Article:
Private Owen Reid Amos, the son of Owen Eugene Amos and Dorothy Amos (nee Warner) was born at Sydney in New South Wales on 3rd August 1916. He was educated at the Toowoomba Grammar School. At the age of 24 years and 11 months he voluntarily enlisted in the Australian Imperial Force at Brisbane in Queensland on 15th July 1941 after swearing the statutory oath that he would serve for the duration of the war and an additional twelve months. He had no previous military experience. At the time of enlistment, he was married, employed as a Garage Proprietor and residing with his wife at Woodstock Street, Toowong, Brisbane. His physical description at the time of enlistment was that he had black hair and blue eyes. He stated that he was of the Church of England religion. His next of kin was shown as his wife, Mrs Marie Phyllis Amos, residing at Woodstock Street, Toowong, Brisbane. His wife’s address was later changed to Victoria Street, Warwick on 19th March 1942.
Private Owen Amos joined the Reception Camp at the Exhibition Grounds in Brisbane on 15th July 1941 and he was allotted the regimental number of QX22157. He joined the 11th Training Battalion at Redbank Camp on 22nd July 1941. He was granted pre-embarkation leave during the period 11th August until 17th August 1941 to enable him to finalize his affairs and farewell his family prior to his leaving for overseas service with the Australian Imperial Force. He was allocated to the 2nd/31st Infantry Battalion on 31st August 1941 and left Queensland for Bathurst in New South Wales. He embarked with his battalion on 1st September 1941 and disembarked from the ship in the Middle East on 25th September 1941 where he continued his military training with the 25th Infantry Training Battalion. He joined the 2nd/31st Infantry Battalion on 29th November 1941.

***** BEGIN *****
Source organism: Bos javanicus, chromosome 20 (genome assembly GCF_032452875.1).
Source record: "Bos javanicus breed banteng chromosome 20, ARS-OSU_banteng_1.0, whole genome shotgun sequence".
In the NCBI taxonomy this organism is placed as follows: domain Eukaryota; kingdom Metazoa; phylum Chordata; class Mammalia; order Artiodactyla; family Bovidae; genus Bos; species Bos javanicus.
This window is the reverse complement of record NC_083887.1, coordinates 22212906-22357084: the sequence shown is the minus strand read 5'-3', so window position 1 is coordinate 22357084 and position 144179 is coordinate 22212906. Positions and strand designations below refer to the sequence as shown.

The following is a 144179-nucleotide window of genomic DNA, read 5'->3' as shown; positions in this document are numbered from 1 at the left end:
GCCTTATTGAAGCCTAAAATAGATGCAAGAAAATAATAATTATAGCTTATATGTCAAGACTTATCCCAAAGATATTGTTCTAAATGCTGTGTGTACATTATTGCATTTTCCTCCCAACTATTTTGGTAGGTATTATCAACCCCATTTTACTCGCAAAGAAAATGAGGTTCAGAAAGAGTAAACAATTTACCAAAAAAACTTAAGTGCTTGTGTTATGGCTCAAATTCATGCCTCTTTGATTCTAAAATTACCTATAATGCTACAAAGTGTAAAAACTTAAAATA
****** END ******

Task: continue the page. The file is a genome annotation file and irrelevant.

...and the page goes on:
Private Owen Amos embarked from Suez on the ship “Mount Vernon” to return to Australia to meet the Japanese threat on 8th February 1943 and he disembarked from the ship at Adelaide in South Australia on 10th March 1942. During the voyage he was a patient in the ship’s hospital during the period 2nd March until 7th March 1942.
He embarked for overseas service in New Guinea on 31st August 1942 and disembarked from the ship on 9th September 1942.
Private Owen Reid Amos was killed in action in Papua during his battalion’s unsuccessful attack on Gona Village on 22nd November 1942. At the time of his death Owen Amos was 26 years of age. He was buried in the Gona Mission Cemetery on 14th December 1942. His remains were reburied in the Gona War Cemetery on 26th August 1943 and they were finally laid to rest after the war in the Port Moresby (Bomana) War Cemetery. His name is commemorated on Panel No. 59 at the Australian War Memorial in Canberra and locally on the Toowoomba Grammar School World War 2 Honour Board. His headstone in the Port Moresby (Bomana) War Cemetery contains the family inscription “Greater Love Hath No Man Than This”.
His mother applied for and received her Female Relative Badge on 24th September 1941 and his wife received the Female Relative Badge on 26th September 1941. His wife received the Mothers & Widows Badge on 15th June 1943 and his mother received the Mothers & Widows Badge.
A detailed account of the 2nd/31st Battalion’s action at Gona is contained in Bob Burla’s publication “Crossed Boomerangs – A History Of All The 31 Battalions”, Australian Military History Publications, Veronica Place, Loftus, New South Wales. 2005.
Toowoomba Grammar School archive records show that he enrolled as a day student on 1st July 1934 and that he left the School on 30th November 1934. His parent was shown as Mrs Amos, Fernside, Toowoomba. Whilst a student he represented the School in athletics.
View on Australian War Memorial